Whether you need to send an important email when you get home or need a reminder to feed the dog, you can set a routine to remind you as soon as you get to your destination.
To set up a routine, open the Alexa app menu and tap Routines. Select the plus sign icon in the top right corner and enter the routine name (for example, Send email). Next, select When This Happens and tap Location. From here, select Arrives or Leaves, and choose either your work or home address. Tap Next and then select Add action. If you're setting a reminder, select Alexa says and create a customized response.
Note that you can also create routines that start with your voice activation, an alarm, a specific time or other triggers. You can also set actions to do things like start your Alexa-supported robot vacuum or turn the thermostat temperature down when you leave the house.
If you ever have trouble getting Alexa to understand what you're saying, just turn on the Type to Alexa feature. It lets you type out a command rather than speaking it, and it lets you easily access shortcuts with one tap on the screen.
For example, instead of saying, "Alexa, what's the weather today?" you can just text in the app to quickly get the forecast. This can be helpful if you want to get info at a glance rather than waiting for Alexa to go through its entire spiel about the weather.
To use Tap to Alexa on your Echo Show, open the settings and select Accessibility. Then, scroll down and toggle the Tap to Alexa switch on and tap Continue. You can move the Tap to Alexa icon around until you find the best spot.
To use it in the Alexa app, select the keyboard icon in the top left corner and type your command.
Amazon's Echo Show (starting at $45 on Amazon) has its own set of cool features that aren't available on the other Echo devices due to its touchscreen.
If you've got an Amazon Echo Show, it can recognize your household pantry items, like a can of soup. This feature was developed to help blind and visually impaired people identify a specific object. Alexa can name items using advanced computer vision and machine-learning technologies for object recognition.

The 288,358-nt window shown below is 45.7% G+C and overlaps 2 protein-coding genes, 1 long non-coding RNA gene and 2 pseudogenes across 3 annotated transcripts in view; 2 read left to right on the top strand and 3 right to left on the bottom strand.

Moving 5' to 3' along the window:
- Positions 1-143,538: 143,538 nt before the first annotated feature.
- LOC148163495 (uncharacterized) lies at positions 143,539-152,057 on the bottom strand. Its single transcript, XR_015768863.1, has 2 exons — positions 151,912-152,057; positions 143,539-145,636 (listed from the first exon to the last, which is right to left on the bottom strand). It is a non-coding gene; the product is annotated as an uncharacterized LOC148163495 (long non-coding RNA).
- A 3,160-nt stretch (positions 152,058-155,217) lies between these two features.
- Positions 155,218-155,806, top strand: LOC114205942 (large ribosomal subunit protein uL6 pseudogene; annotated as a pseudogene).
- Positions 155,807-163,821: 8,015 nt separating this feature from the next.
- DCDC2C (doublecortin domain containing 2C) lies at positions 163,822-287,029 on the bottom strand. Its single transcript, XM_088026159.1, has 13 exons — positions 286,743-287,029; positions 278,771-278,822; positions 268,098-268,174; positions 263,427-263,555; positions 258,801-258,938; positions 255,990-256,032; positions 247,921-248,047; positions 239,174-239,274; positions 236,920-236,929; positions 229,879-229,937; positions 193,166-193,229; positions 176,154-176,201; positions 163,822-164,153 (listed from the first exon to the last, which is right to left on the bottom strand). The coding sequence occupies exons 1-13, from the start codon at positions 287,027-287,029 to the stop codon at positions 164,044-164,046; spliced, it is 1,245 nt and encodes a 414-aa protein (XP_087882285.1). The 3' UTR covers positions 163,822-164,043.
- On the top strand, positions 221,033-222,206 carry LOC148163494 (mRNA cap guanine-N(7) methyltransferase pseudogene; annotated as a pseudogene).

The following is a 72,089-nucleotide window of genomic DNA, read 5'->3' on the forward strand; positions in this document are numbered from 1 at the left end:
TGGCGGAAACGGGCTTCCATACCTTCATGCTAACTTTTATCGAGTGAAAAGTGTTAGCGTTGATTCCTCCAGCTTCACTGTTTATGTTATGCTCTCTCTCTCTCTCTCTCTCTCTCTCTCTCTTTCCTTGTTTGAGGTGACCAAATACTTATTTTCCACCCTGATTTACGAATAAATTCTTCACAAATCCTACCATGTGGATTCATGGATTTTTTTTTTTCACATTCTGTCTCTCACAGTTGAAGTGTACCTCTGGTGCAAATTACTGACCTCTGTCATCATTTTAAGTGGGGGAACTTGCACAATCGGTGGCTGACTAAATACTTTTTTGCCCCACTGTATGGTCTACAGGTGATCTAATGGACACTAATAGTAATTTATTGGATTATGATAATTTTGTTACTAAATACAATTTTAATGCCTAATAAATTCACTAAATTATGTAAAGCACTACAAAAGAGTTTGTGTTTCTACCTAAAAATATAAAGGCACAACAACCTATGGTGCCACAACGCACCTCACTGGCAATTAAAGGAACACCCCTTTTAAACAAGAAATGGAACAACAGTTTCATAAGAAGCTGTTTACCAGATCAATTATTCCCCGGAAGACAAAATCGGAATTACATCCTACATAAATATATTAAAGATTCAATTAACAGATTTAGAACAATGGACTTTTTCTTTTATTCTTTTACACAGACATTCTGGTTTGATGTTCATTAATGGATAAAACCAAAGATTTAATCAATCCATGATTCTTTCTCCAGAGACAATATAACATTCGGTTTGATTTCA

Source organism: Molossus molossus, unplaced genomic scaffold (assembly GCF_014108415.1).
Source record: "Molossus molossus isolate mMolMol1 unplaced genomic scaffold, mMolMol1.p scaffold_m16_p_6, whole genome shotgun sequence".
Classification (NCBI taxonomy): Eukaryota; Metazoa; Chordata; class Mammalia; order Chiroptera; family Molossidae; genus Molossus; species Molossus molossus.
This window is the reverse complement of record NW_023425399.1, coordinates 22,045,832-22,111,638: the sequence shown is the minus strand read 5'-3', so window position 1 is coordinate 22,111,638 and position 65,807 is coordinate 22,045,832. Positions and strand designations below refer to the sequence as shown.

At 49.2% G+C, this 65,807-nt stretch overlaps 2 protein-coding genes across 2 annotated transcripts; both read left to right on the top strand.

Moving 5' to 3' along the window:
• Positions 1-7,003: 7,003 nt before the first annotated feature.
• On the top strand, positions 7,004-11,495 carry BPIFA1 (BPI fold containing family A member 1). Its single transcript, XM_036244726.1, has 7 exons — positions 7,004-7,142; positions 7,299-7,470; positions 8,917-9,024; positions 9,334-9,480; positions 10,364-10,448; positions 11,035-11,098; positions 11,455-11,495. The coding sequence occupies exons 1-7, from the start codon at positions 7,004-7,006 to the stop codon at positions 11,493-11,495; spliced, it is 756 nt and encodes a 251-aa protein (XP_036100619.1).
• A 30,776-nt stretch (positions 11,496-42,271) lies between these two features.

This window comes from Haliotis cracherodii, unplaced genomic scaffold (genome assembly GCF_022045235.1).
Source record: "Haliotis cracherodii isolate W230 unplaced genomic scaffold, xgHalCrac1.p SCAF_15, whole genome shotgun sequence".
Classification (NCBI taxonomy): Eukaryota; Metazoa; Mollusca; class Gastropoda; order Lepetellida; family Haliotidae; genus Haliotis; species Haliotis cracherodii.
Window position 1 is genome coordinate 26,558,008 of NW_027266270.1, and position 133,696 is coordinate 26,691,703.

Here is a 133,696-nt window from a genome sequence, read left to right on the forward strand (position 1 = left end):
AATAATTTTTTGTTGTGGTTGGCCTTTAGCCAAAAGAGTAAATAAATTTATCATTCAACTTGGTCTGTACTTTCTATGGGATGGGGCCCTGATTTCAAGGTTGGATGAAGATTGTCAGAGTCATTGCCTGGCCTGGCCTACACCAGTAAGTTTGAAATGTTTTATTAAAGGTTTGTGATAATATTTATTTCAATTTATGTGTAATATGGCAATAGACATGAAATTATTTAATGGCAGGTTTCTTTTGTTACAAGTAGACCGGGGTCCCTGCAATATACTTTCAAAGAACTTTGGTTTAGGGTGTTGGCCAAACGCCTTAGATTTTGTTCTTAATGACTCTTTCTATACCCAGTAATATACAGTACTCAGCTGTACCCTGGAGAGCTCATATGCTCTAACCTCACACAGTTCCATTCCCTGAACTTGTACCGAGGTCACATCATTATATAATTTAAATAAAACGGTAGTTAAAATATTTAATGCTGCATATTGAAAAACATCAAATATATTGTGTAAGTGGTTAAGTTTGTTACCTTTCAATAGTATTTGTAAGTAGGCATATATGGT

To get started, make sure your camera is on and ask, "Alexa, what am I holding?" The voice assistant will then give you instructions on where to hold the item, how close it needs to be to the camera and when to show different sides of the product.
I tried this with two items, a packet of oatmeal and a tube of lip balm. When I showed it the oatmeal, Alexa was able to tell me "cinnamon roll," "measuring" and "pouch" but was unable to identify the brand. When I showed it the lip balm, Alexa was able to identify that it was Blistex Medicated Lip Balm.
Your Echo Show's screen will stay on constantly if it's plugged in, which can be frustrating when you're trying to fall asleep at night or need to stay focused while working. And while you can dim your device, it doesn't always help. Fortunately, you can turn your screen off without shutting down the device by saying, "Alexa, turn off the screen." To turn the screen back on, you can either tap the screen or use your speaker's wake word.
Now that you've mastered these Amazon Echo tips, here are six more things you haven't tried with your Echo speaker, seven shocking things you still can't do on your Amazon Echo and four places to never put your Echo in your home.